Among type 1 diabetes patients, unprocessed-type clover honey from Egypt (0.50 mL/kg/day) consumed in two 12-week intervention periods reduced HbA1c as well as FBG values, in addition to reducing subscapular skin fold thickness (SSFT), midarm circumference (MC), triceps skin fold thickness (TSFT), TG, TC, and LDL levels.

Among individuals with hyperlipidemia, 75 g daily of natural honey consumed over 15 days lowered TC, LDL, and CRP levels. In comparison to fructose, 75 g of Basswood honey or natural honey lowered the area under the concentration-time curve (AUC) for glucose and prevented increases in blood glucose levels (BGL), blood insulin levels (BIL), and C-peptide levels.

Pure clover honey and Iranian natural honey reduced energy intake from proteins and fats, whereas increased energy was obtained from carbohydrate intake. In addition, clover honey increased post-prandial insulin and leptin levels, increased satiety rates and thermogenesis, and decreased post-prandial glucose and ghrelin levels.

Other health benefits of consuming honey

Freshly harvested Nigerian citrus (Citrus sinensis Osbeck) honey from the delta region of the river Niger can decrease alcohol blood alcohol clearance rates and the time and extent of intoxication, but it can also increase TG levels and blood pressure. Among head and neck cancer patients, honey types such as natural Iranian Baran-Baghro honey, thyme honey, Western Ghats Forest honey, Malaysian tea plant honey, and active manuka honey can reduce mucositis severity.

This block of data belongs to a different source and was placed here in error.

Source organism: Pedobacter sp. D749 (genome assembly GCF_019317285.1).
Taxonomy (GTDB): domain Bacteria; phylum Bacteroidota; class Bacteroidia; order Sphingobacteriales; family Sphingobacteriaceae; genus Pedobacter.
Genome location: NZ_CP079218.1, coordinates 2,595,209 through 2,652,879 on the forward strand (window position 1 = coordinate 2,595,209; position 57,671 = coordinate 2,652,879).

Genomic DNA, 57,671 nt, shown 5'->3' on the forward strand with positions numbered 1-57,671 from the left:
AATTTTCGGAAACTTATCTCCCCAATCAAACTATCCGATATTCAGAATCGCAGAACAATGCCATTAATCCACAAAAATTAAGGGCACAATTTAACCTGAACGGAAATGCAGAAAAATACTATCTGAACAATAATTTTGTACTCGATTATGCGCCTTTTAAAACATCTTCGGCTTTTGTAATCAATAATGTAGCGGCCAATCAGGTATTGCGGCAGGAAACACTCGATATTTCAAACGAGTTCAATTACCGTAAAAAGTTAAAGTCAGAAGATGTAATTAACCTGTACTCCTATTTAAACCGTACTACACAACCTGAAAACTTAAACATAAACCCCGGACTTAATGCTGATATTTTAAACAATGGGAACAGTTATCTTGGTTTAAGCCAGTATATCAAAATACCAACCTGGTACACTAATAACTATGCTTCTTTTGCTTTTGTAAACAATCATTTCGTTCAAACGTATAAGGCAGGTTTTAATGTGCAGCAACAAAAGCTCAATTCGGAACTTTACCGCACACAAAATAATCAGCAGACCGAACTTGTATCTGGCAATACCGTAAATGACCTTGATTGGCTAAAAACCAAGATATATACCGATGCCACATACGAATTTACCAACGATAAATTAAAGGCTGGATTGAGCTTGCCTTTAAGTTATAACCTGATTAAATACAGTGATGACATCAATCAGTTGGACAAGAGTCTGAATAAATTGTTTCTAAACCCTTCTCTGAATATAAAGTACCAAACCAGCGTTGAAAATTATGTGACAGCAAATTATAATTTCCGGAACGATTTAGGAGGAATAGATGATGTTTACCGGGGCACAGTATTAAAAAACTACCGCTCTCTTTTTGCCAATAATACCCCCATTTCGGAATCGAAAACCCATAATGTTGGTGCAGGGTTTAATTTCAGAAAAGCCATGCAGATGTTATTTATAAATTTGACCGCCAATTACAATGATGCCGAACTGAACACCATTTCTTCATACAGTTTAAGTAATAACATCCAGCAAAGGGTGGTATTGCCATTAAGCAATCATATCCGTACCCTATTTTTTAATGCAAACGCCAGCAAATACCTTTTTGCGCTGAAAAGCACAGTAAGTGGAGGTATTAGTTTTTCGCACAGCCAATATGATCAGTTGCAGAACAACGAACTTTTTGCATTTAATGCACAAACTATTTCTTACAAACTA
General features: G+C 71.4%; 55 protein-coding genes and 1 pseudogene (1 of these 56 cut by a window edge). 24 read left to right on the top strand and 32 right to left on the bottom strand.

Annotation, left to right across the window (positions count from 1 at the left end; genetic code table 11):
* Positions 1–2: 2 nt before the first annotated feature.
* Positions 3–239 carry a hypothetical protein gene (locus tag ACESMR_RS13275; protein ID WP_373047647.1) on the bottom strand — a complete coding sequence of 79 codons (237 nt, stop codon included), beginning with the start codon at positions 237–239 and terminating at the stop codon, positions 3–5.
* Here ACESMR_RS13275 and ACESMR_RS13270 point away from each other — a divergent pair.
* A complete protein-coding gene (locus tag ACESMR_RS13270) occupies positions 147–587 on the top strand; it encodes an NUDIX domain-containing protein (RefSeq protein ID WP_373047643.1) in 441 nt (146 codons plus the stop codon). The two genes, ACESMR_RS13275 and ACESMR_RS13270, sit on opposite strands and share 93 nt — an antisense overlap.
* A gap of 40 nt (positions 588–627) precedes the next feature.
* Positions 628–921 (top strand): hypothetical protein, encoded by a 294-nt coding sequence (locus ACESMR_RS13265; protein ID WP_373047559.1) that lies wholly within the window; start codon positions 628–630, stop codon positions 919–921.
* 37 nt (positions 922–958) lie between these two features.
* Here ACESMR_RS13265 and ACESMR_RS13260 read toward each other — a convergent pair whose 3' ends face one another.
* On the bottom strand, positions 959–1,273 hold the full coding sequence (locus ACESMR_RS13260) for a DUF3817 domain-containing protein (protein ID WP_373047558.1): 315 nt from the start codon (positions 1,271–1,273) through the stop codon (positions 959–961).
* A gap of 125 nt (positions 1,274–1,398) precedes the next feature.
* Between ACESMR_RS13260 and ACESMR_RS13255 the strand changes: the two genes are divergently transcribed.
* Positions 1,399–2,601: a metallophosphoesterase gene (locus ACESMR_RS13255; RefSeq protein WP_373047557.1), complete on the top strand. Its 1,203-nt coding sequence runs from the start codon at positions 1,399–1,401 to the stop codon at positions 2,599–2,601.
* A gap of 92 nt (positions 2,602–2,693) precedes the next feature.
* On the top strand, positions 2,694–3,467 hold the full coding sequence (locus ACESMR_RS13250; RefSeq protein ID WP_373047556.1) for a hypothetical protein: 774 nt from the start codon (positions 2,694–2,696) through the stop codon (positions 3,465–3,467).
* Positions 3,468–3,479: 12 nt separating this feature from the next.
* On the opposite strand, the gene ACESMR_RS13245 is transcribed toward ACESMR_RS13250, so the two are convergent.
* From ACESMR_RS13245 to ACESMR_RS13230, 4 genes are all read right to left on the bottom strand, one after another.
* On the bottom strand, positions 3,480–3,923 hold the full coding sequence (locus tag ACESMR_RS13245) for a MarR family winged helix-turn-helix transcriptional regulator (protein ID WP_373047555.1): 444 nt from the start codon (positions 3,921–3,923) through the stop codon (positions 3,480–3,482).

Honey mouthwashes or rinse-and-swallow applications can also decrease Candida colonization, oral dryness, and dysphagia. Honey can improve neutrophil and thrombocyte counts and hemoglobin levels among neutropenic patients. Among children with acute lymphoblastic leukemia, 2.50 g/kg twice weekly reduced febrile neutropenia episodes, the number of hospitalized patients, the duration of hospital stay, and improved hemoglobin levels.

Honey use (Buckwheat honey, Iranian natural honey, Eucalyptus, citrus, or Labiatae honey, Nairobi dark honey, Acacia honey, Kimia honey, and Golha honey) can also lower cough frequency and severity and improve sleep quality.

Honey intake can lower bacterial gastroenteritis recovery time, reduce dental plaque, reduce candidal inflammation, discharge, and related itching, and improve wound healing. Among patients with diabetic foot ulcers, clover honey application can reduce the size, grade, and stage of ulcers.

Among individuals with blepharitis, manuka honey use can reduce the microbial burden and dry eye symptomatology and improve tear film and ocular surface quality. Buckwheat honey can improve plasma phenolic concentration and antioxidant capacity among healthy individuals.

To summarize, based on the review findings, honey use could lower TC, TG, and LDL levels, increase HDL levels, prevent increases in BGL and BIL, lower alcohol intoxication time, reduce mucositis severity, reduce cough frequency and severity, and improve sleep quality and wound healing.

Journal reference:
Pooja Toshniwal Paharia

Written by

Pooja Toshniwal Paharia

Pooja Toshniwal Paharia is an oral and maxillofacial physician and radiologist based in Pune, India. Her academic background is in Oral Medicine and Radiology. She has extensive experience in research and evidence-based clinical-radiological diagnosis and management of oral lesions and conditions and associated maxillofacial disorders.

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Comments

  1. Sheila Sperber Sheila Sperber United States says:

    Honey, I love you!